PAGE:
A little while back I wrote on here about my experience with Cooper S/T MAXX tyres. They had given me 6 years of service and over 90k kilometres in distance on all sorts of surfaces.
Given we were about to head off again into the Simpson Desert and the tyres were a little over halfway worn we decided to upgrade prior to travel. We’ve always recommended that for trouble free travelling, at least on big trips, that you replace your tyres if they are more than 50% worn.
I’d had no failure on outback trips with these tyres so I had no hesitation in replacing them same for same. In the end we got our tyres fitted and balanced just in time for our trip away to the Simpson Desert.
We’ve all got to travel along bitumen, dirt and other track surfaces to get to where we are going so while we all have different tastes, the 50/50 split of onroad and offroad suits us well. The Cooper S/T MAXX is a light truck tyre with 3 ply sidewalls so it provides more tearing and impact resistance for when we are offroad and prone to potential staking.
I could get all fancy and quote the tech spec’s off the Cooper Tires website but when it comes down to it we shell out quite a bit of money on tyres and we all just want to know that we get value for money and decent mileage from our purchase.
On this trip we spent time in the Flinders Ranges at Willow Springs and the popular Skytrek track before heading up the Oodnadatta Track to Mt. Dare.
From Mt. Dare we headed across the Simpson Desert via the Rig and WAA roads to the Aprodinna Knolls Track, up to the French Line and then along the QAA Line into Birdsville. Our group consisting of six cars and 12 people had a great time with trouble free motoring.
From the start as soon as we got into the desert proper we dropped down from our unsealed road driving tyre pressures of 25psi down to 18psi all round in the Prado. We’ve found these pressures give us the best result and enable us to lower our speeds while traversing dunes.
A few falls of rain about halfway across gave us the opportunity to drive in the wet and I was happy to see (and hear) the tyres expelling mud as we drove along. The traction afforded by good grip also ensured that even on the wet, slippery surfaces of the salt pans we were able to keep the car under control.
After 4 nights and five days in the Simpson Desert we drove up on top of Big Red and our companions had a play driving up and down the various tracks before we headed into Birdsville for a welcome shower.
With the increasing traffic in the Simpson Desert comes more and more track damage. I’m constantly amazed when I hear people bragging about not letting their tyres down or trying to cross in 2wd, or worse still, towing heavy trailers across that bounce around making huge holes on the steeper dunes.
Why Tyre Pressures Matter
Sometimes you just have to show people the difference between driving on a higher pressure to a lower pressure.
It’s pretty easy to see that by lowering your pressure you put more tread on the ground. More tread spreads the load over a greater area and lessens the potential for sinking into softer ground.
We led our party most of the time and we were jokingly accused of having the easier run each time someone in our group had a little difficulty cresting a dune. So later on, we sat at the rear of our convoy just to prove the point.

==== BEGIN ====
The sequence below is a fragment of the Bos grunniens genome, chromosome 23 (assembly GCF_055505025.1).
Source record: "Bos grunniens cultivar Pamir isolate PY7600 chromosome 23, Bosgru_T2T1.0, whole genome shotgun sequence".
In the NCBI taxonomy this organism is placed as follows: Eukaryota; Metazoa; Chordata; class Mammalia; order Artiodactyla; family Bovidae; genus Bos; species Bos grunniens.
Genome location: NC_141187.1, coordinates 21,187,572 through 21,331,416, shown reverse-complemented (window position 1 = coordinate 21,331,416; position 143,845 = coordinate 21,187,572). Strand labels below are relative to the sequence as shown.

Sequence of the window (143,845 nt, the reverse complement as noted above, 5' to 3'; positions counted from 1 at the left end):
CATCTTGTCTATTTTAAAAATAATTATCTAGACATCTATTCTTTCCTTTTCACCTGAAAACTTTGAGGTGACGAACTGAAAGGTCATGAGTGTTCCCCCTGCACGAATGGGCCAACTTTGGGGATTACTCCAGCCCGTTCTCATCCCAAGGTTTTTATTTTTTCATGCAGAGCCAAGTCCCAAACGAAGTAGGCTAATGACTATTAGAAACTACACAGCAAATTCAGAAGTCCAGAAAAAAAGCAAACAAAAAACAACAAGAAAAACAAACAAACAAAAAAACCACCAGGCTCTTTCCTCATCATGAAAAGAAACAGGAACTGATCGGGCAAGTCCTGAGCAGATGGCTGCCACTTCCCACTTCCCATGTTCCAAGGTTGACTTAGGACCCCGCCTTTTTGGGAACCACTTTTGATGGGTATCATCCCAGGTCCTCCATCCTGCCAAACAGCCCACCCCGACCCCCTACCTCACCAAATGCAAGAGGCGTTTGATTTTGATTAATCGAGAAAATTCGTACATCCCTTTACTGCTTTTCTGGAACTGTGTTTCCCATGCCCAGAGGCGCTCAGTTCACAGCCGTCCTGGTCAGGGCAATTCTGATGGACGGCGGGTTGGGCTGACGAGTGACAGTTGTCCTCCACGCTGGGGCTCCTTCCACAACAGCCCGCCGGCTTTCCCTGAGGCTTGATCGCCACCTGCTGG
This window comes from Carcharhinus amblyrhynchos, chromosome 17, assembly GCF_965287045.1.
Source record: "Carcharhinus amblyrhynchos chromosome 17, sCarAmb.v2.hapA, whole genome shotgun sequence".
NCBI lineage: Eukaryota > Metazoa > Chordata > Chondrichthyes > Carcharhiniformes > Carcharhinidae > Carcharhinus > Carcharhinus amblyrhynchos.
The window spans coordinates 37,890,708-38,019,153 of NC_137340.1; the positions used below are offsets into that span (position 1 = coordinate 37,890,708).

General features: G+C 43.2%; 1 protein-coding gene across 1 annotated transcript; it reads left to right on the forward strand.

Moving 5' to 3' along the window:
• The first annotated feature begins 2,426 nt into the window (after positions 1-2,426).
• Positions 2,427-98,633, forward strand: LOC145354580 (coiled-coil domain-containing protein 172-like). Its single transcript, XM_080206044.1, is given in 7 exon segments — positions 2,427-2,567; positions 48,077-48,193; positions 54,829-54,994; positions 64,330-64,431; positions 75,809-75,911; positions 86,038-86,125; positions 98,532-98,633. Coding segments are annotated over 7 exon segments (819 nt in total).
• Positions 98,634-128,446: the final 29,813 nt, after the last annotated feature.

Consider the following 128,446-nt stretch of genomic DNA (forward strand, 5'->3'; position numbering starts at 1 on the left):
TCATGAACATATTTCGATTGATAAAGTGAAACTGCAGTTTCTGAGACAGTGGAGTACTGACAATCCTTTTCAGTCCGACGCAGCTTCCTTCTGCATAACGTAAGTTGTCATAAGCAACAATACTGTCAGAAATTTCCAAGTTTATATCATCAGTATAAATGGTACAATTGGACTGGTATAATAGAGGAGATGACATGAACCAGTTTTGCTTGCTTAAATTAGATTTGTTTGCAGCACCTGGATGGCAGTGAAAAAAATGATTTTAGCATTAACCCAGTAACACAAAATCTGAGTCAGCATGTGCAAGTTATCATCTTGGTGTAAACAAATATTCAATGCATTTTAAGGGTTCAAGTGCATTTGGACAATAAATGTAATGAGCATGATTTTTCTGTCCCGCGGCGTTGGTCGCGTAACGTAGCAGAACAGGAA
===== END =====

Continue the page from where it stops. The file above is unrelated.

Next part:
Each dune that others had a bit of trouble on we just motored up steadily and without fuss. Tyre pressures certainly contributed and I had the confidence that even if I did have difficulty that I could let them down further without worrying about damaging the tyres or popping the bead.
For our unseasoned desert travellers it took us half the journey just to get them to slow down to desert travel time. Instead of rushing through to get to the other side we finally got them to take it easy and enjoy the journey.
Once out of the desert we had a couple of days in Birdsville before saying our goodbyes to our travelling companions. We however, had not gotten the desert out of our system and decided to do a south to north traverse along the Hay River Track.
Hay River Track
The permit turn around was quick and luckily for us on the third day with permit in hand we headed back out into the desert all alone. Whilst we enjoyed having people with us for this trip it was nice to revert back just to Amanda, myself and the solitude of the desert.
We took 5 days at a leisurely pace heading up the track. On day 2 we encountered famed desert walker Denis Bartell who at 88 years old was out visiting spots he had walked to many years previously, only this time he was being driven in the luxury of a 4WD.
The Hay River Track has way less dunes to traverse and after a day’s driving it curves in and around the swales and then into the flood out of the Hay River itself. On the tracks themselves it is rare to puncture, much less lose a tyre, and we motored along at our 18psi without drama.
Once we got out to the Plenty Highway we aired up to 25psi and stayed on this pressure until we again hit the sealed roads and aired up further to 35psi. Some people we know couldn’t be bothered airing up and down to suit conditions, but we have found that this gives us the best return on tyre wear and tear.
The proof is in the pudding and our previous tyres can attest to this. With any luck so will this set of Coopers and this is why we also recommend Cooper Tires.
We stayed in Alice Springs for a few days catching up with our kids and then started the long drive home. All in all, we had a great trip, complimented by trouble free driving.
Of course, once we got home within a few days we were ready to head off again. I wonder where our next trip will take us.
NB: Our tyres were supplied by Cooper Tires